Fight back against junk food marketing

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Frugivoro: a board game about health foodMost people realize that our food is loaded with sugar and that our eating habits are unhealthy, but it’s very hard to change them. Rather than simply accepting the situtation or complaining about it, my sister-in-law and her mother decided to change it. Over the past several years, they’ve designed, tested, and refined a new board game, Frugivoro, that gets kids excited about healthy foods (and sneaks in some education, too!). Many of our eating habits form in childhood, so this is a create way to counter the deluge of junk food marketing kids are exposed to. Continue reading

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The Origins of Ant Agriculture

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Fungus farm of a "primitive" farming ant, (c) Cauê Lopes. Ted Schultz, Smithsonian.Ants have been farming for far longer than humans have existed. They discovered fungus farming around fifty or sixty million years ago in the wet rainforests of South America, and have continued tending their underground fungus gardens through countless years as the planet changed and changed, and changed again. Much more recently — just a few years ago — I wrote about the fungus-farming ants (called “attine ants”), trying to imagine how they might view human agriculture. Our imaginary attine author closed with the hope that studying humans might help the attines understand their own history, “such as how the transition from primitive to advanced agriculture occured in our own ancestors”, and now a study by a group of humans has shed light on that very question. Continue reading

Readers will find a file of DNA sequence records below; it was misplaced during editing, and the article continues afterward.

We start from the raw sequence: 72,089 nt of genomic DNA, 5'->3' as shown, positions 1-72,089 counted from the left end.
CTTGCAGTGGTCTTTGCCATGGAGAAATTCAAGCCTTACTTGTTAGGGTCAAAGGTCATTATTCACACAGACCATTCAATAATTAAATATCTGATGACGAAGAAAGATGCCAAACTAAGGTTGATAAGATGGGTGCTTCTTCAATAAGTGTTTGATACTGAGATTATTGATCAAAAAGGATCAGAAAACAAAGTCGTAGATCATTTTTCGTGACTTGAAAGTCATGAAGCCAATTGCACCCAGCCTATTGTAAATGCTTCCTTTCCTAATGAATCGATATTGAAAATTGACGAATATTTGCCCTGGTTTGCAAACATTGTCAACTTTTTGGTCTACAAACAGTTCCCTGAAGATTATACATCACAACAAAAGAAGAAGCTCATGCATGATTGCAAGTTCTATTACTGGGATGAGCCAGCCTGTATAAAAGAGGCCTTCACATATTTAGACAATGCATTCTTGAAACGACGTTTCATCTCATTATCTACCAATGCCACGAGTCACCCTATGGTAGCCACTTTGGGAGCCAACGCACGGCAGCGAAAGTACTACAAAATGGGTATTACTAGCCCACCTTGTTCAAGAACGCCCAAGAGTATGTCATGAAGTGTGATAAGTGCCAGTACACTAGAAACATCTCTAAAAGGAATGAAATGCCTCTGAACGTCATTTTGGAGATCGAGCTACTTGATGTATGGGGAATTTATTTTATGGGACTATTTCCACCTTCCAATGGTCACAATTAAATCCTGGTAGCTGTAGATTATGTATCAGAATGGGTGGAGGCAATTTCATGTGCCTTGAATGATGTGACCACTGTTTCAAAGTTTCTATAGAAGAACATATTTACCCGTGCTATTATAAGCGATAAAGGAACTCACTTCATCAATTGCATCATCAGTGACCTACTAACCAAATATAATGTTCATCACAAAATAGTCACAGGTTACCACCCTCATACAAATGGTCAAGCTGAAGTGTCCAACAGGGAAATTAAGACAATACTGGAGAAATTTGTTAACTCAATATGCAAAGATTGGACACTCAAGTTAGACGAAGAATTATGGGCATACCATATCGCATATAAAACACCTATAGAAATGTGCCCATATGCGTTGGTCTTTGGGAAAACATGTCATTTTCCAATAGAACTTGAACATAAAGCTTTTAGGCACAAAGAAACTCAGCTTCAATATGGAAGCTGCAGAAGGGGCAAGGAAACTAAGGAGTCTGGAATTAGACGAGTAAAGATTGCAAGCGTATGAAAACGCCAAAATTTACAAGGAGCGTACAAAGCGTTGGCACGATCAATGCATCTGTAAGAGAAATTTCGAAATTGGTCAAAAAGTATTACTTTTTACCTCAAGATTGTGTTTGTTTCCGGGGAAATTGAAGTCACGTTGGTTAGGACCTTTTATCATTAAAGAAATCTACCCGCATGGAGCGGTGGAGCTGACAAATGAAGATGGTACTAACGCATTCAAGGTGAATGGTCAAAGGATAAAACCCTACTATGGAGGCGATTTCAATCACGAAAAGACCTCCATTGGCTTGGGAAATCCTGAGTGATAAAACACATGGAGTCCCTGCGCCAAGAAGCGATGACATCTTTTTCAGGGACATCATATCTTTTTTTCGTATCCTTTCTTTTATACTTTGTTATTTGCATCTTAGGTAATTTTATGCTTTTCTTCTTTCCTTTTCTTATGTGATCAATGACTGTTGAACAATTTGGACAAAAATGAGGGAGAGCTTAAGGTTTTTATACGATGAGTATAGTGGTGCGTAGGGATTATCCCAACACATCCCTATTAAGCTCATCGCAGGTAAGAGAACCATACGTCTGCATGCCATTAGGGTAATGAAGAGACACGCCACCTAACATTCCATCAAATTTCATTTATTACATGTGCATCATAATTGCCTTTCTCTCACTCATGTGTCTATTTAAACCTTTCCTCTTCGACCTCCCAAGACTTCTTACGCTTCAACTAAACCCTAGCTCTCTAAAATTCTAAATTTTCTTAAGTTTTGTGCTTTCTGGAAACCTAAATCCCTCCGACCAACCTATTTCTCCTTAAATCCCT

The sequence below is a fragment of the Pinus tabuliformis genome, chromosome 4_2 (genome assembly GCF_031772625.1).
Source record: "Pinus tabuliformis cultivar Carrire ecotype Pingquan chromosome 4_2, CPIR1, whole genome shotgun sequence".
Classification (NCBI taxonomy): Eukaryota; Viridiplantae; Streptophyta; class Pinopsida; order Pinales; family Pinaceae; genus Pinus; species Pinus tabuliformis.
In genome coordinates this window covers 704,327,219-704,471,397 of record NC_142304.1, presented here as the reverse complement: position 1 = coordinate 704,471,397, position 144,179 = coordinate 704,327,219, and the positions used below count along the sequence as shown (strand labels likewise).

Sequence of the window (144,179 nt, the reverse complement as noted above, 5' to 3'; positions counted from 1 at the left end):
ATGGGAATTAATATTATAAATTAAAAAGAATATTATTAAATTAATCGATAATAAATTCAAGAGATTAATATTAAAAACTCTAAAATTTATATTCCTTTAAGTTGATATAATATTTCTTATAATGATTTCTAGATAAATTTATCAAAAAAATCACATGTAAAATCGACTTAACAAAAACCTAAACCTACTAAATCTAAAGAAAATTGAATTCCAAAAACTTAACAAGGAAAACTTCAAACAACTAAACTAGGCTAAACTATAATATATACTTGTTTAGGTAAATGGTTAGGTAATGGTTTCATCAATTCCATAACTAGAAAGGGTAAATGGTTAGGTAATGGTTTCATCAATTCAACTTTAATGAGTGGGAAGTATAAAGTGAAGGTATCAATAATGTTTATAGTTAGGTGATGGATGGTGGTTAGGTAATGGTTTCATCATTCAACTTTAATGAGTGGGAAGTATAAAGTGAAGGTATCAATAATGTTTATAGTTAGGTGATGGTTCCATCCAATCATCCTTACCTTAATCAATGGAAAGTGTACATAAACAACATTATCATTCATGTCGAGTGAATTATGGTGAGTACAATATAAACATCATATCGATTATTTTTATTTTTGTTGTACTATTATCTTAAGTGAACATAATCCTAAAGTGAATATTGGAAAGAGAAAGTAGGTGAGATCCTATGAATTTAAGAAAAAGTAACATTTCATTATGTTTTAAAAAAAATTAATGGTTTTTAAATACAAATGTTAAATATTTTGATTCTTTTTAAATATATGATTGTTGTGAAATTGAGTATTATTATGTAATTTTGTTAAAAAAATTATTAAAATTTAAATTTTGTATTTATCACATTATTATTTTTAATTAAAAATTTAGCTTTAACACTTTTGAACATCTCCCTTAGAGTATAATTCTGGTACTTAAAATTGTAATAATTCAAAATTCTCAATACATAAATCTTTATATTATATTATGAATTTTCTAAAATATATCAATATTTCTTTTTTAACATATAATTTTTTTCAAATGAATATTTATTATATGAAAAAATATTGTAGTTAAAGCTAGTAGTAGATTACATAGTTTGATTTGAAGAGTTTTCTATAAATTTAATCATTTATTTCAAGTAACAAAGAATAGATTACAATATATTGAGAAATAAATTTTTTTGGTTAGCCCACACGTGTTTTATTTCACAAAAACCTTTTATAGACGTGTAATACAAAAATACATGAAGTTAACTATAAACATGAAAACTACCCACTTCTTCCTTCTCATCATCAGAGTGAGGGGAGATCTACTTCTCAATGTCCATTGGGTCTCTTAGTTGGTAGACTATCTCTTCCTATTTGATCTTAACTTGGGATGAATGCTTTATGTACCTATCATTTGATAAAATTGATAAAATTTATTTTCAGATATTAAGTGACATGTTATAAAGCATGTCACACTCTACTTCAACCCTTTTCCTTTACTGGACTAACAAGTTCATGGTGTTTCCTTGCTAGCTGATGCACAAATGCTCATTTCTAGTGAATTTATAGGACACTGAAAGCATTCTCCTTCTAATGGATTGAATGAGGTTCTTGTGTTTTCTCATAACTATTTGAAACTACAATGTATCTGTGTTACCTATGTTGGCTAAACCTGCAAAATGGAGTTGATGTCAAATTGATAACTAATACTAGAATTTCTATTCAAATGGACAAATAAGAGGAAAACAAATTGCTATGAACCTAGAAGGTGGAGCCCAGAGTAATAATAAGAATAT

Book Review: Born Anxious

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I enjoyed Born Anxious more than I expected to but less than I hoped. Written by Daniel Keating, a psychology professor at the University of Michigan, it synthesizes over a decade of research on how stress affects the course of our lives. Keating presents an interesting and convincing case that experiences early in life — or even in previous generations — can set biological switches that have wide-ranging consequences, affecting health, social well-being, and professional success. Continue reading

Back at last!

After a longer-than-intended hiatus, Inspiring Science is back! I’m sorry for disappearing without explanation or announcement and for staying away for so long. Truth be told, I didn’t decide to put the blog on pause until I realized that it had already happened. I don’t yet know how often I’ll be posting — I guess that’s something I’ll figure out n the coming weeks — but I’ll do my best to post regularly.

I’ll start with a book review today, and I’ve already got a couple of other posts planned, one about ants farming and another about evolution and neural networks. I hope some of my (former) regular readers will return and more people will join us. Say  hi in the comments, and feel free to let me know if there’s a subject you’d like me to write about!